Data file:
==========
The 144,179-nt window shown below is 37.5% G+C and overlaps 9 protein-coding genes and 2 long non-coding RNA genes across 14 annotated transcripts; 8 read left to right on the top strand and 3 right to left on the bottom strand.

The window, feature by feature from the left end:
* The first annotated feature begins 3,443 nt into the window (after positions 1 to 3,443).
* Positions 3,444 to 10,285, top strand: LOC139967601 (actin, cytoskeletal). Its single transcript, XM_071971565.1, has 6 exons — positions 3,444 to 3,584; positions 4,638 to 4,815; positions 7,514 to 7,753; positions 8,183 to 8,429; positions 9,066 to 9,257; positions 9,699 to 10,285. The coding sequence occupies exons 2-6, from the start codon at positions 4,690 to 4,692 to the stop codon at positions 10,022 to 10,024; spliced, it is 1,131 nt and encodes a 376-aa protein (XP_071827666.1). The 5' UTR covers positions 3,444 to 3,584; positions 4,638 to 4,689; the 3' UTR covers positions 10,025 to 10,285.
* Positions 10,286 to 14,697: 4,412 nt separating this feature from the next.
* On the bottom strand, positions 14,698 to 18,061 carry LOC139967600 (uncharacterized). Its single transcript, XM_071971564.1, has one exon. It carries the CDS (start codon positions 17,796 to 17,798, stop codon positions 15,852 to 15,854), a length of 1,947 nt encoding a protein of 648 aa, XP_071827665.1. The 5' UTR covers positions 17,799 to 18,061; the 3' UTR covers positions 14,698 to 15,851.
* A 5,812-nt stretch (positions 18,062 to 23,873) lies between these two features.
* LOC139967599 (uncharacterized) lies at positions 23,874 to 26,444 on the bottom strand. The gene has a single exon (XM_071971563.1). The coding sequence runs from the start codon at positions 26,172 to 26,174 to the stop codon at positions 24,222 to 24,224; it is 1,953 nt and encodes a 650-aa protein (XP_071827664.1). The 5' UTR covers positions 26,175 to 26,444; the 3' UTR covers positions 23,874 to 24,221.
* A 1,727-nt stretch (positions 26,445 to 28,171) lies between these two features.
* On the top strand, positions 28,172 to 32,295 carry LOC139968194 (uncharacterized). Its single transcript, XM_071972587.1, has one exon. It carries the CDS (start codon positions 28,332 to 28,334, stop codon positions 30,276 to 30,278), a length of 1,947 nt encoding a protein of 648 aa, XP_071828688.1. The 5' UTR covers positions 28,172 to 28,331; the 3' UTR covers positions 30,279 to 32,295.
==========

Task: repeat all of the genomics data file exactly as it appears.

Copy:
The 144,179-nt window shown below is 37.5% G+C and overlaps 9 protein-coding genes and 2 long non-coding RNA genes across 14 annotated transcripts; 8 read left to right on the top strand and 3 right to left on the bottom strand.

The window, feature by feature from the left end:
* The first annotated feature begins 3,443 nt into the window (after positions 1 to 3,443).
* Positions 3,444 to 10,285, top strand: LOC139967601 (actin, cytoskeletal). Its single transcript, XM_071971565.1, has 6 exons — positions 3,444 to 3,584; positions 4,638 to 4,815; positions 7,514 to 7,753; positions 8,183 to 8,429; positions 9,066 to 9,257; positions 9,699 to 10,285. The coding sequence occupies exons 2-6, from the start codon at positions 4,690 to 4,692 to the stop codon at positions 10,022 to 10,024; spliced, it is 1,131 nt and encodes a 376-aa protein (XP_071827666.1). The 5' UTR covers positions 3,444 to 3,584; positions 4,638 to 4,689; the 3' UTR covers positions 10,025 to 10,285.
* Positions 10,286 to 14,697: 4,412 nt separating this feature from the next.
* On the bottom strand, positions 14,698 to 18,061 carry LOC139967600 (uncharacterized). Its single transcript, XM_071971564.1, has one exon. It carries the CDS (start codon positions 17,796 to 17,798, stop codon positions 15,852 to 15,854), a length of 1,947 nt encoding a protein of 648 aa, XP_071827665.1. The 5' UTR covers positions 17,799 to 18,061; the 3' UTR covers positions 14,698 to 15,851.
* A 5,812-nt stretch (positions 18,062 to 23,873) lies between these two features.
* LOC139967599 (uncharacterized) lies at positions 23,874 to 26,444 on the bottom strand. The gene has a single exon (XM_071971563.1). The coding sequence runs from the start codon at positions 26,172 to 26,174 to the stop codon at positions 24,222 to 24,224; it is 1,953 nt and encodes a 650-aa protein (XP_071827664.1). The 5' UTR covers positions 26,175 to 26,444; the 3' UTR covers positions 23,874 to 24,221.
* A 1,727-nt stretch (positions 26,445 to 28,171) lies between these two features.
* On the top strand, positions 28,172 to 32,295 carry LOC139968194 (uncharacterized). Its single transcript, XM_071972587.1, has one exon. It carries the CDS (start codon positions 28,332 to 28,334, stop codon positions 30,276 to 30,278), a length of 1,947 nt encoding a protein of 648 aa, XP_071828688.1. The 5' UTR covers positions 28,172 to 28,331; the 3' UTR covers positions 30,279 to 32,295.